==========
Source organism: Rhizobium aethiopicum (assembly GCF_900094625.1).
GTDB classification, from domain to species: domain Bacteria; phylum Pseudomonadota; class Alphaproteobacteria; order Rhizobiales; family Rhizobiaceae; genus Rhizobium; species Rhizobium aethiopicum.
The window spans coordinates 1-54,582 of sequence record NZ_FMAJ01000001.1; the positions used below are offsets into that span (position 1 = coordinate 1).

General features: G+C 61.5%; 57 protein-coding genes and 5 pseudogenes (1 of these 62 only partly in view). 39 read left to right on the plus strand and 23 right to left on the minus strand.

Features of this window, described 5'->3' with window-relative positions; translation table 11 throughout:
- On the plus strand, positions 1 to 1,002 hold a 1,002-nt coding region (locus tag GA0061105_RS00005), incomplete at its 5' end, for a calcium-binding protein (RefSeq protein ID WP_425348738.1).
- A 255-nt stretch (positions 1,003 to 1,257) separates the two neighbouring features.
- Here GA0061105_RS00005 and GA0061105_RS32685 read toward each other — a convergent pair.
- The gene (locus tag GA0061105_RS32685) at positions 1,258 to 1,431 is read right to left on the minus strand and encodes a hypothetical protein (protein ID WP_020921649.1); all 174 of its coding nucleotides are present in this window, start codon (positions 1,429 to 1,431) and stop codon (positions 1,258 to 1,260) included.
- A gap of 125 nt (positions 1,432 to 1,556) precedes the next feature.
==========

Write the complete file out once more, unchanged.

Source organism: Rhizobium aethiopicum (assembly GCF_900094625.1).
GTDB classification, from domain to species: domain Bacteria; phylum Pseudomonadota; class Alphaproteobacteria; order Rhizobiales; family Rhizobiaceae; genus Rhizobium; species Rhizobium aethiopicum.
The window spans coordinates 1-54,582 of sequence record NZ_FMAJ01000001.1; the positions used below are offsets into that span (position 1 = coordinate 1).

General features: G+C 61.5%; 57 protein-coding genes and 5 pseudogenes (1 of these 62 only partly in view). 39 read left to right on the plus strand and 23 right to left on the minus strand.

Features of this window, described 5'->3' with window-relative positions; translation table 11 throughout:
- On the plus strand, positions 1 to 1,002 hold a 1,002-nt coding region (locus tag GA0061105_RS00005), incomplete at its 5' end, for a calcium-binding protein (RefSeq protein ID WP_425348738.1).
- A 255-nt stretch (positions 1,003 to 1,257) separates the two neighbouring features.
- Here GA0061105_RS00005 and GA0061105_RS32685 read toward each other — a convergent pair.
- The gene (locus tag GA0061105_RS32685) at positions 1,258 to 1,431 is read right to left on the minus strand and encodes a hypothetical protein (protein ID WP_020921649.1); all 174 of its coding nucleotides are present in this window, start codon (positions 1,429 to 1,431) and stop codon (positions 1,258 to 1,260) included.
- A gap of 125 nt (positions 1,432 to 1,556) precedes the next feature.